A Guide to Avoiding Pet Emergencies

What To Do If A Pet Ingests Medical Marijuana

Marijuana is becoming legalized and decriminalized in certain states particularly for medicinal use. While it’s still classified as illegal, new federal enforcement priorities essentially discourage federal prosecutors from pursuing non-violent marijuana users. In light of this easing up of restrictions, it’s not surprising that the Pet Poison Helpline is reporting a 200 percent increase in the incidence of marijuana poisoning seen in pets.

According to an article in the Denver Post, dogs and cats like marijuana and will eat the herb whenever they can get their paws on it. They’ll also eat marijuana-laced baked goods like pot brownies, which adds another pet toxin to the equation: dark chocolate. Even if you don’t use the stuff, your dog may come into contact with it when it’s out and about. One woman believes that her dog became ill after eating marijuana it found in a downtown park.

Signs of Marijuana Ingestion in Pets

A pet that’s consumed marijuana may appear depressed or drunk. They might cry out and exhibit difficulty walking. Their eyes might be bloodshot with dilated pupils. A toxic reaction to marijuana can cause their heart rate to slow down, and they may even fall into a coma.

What to Do

There’s no antidote you can give to help a pet who’s consumed marijuana. Just as in any poisoning case, it’s important to be up front with your vet and let them know what you believe your pet has ingested. They can pump the animal’s stomach or give it activated charcoal to absorb the toxins.

Inducing vomiting may work if you get help very soon after the pet ingests marijuana. However, that’s often unsuccessful because marijuana is a powerful anti-nausea medication. Depending on the severity of your pet’s symptoms, they may receive IV fluids and monitoring for low heart rate and seizures.

Good News

The good news is that it takes a very high level of THC, the active ingredient in marijuana, to prove lethal to a dog or cat. In one study, out of 125 dogs presented to a veterinarian for marijuana toxicosis, only two died; it was unclear if that was due to the marijuana or the chocolate in the edibles.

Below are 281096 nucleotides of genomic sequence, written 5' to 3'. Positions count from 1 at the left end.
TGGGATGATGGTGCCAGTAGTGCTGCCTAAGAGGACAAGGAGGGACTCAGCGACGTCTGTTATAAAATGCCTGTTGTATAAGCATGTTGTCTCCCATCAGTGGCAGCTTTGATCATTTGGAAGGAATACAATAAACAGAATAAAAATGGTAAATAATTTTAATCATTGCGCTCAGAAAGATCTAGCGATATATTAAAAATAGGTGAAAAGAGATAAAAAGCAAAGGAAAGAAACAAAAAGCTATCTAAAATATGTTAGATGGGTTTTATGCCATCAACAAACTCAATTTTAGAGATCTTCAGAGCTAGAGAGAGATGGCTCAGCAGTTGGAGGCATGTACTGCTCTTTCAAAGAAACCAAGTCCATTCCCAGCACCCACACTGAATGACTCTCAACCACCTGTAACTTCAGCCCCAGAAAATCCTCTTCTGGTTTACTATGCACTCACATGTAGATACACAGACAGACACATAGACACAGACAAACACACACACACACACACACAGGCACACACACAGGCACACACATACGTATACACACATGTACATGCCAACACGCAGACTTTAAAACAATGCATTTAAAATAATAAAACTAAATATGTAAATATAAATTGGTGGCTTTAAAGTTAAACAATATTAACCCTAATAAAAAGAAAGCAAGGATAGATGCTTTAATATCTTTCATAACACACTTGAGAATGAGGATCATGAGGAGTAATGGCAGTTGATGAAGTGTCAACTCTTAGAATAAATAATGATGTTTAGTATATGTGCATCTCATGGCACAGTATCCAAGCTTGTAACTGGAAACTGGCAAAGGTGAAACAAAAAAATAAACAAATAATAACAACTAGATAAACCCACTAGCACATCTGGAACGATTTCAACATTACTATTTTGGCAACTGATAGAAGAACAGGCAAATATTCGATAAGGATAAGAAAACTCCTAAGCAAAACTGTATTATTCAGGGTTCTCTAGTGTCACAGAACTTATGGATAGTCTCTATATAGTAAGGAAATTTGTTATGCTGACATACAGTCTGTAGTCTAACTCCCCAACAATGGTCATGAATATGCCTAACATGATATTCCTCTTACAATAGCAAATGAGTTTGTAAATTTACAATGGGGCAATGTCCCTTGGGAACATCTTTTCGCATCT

Can Marijuana Be Used as Medicine for a Pet?

It’s currently illegal in every state for a veterinarian to prescribe marijuana for medicinal use in pets. According to the Denver Post article mentioned above, veterinarians believe that it’s only a matter of time before it’s made available for pets by prescription.

The amount of medicinal marijuana used for pets for symptoms such as anxiety and pain would be low. The aim of treatment is absolutely not to get a pet high; in fact, intentionally trying to get a pet high is considered to be a form of animal abuse, which is a crime.

For more information, visit http://www.akronvet.com or a similar website.

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Long Distance Moving: 3 Ways To Ease The Transition For Your Pet

Moving to another state or country is often a stressful experience, yet it can be especially traumatic for pets that are exposed to too many new experiences in a short period of time. With a long-distance move, it may not be possible to use the typical strategies such as taking your dog to the new home for brief visits. Fortunately, there are still several ways that you can ease the stress for your dog so that they can have a smooth transition to your new residence.

Schedule a Pre-and-Post-Trip Checkup

Prior to the move, it is important to make sure that your dog is in good health and up-to-date on all required vaccinations. For example, the CDC reports that some countries require blood tests to be conducted six months in advance to ensure that dogs are protected against rabies. Once you arrive in your new community, you will also want to schedule a visit with your pet’s new veterinarian at a clinic like Southwest Animal Hospital so that they can get acquainted. During this visit, your vet can also explain to you any health risks that exist in your area such as parasites. This way, you can begin preventative measures right away to keep your dog in good health.

Introduce Them to Their Crate

Whether you are traveling by plane or car, it is best to keep your dog secured in a crate. If your dog is unfamiliar with the crate, then you will need to spend a few weeks practicing crate training. Begin by placing a treat in their crate, and leave the gate open when they are inside. Over time, you can slowly transition your pet to having the door closed. Finally, you should practice driving with your pet in the crate so that they can become familiar with the sensation of being on the road.

Check for Pet-Friendly Lodging and Dining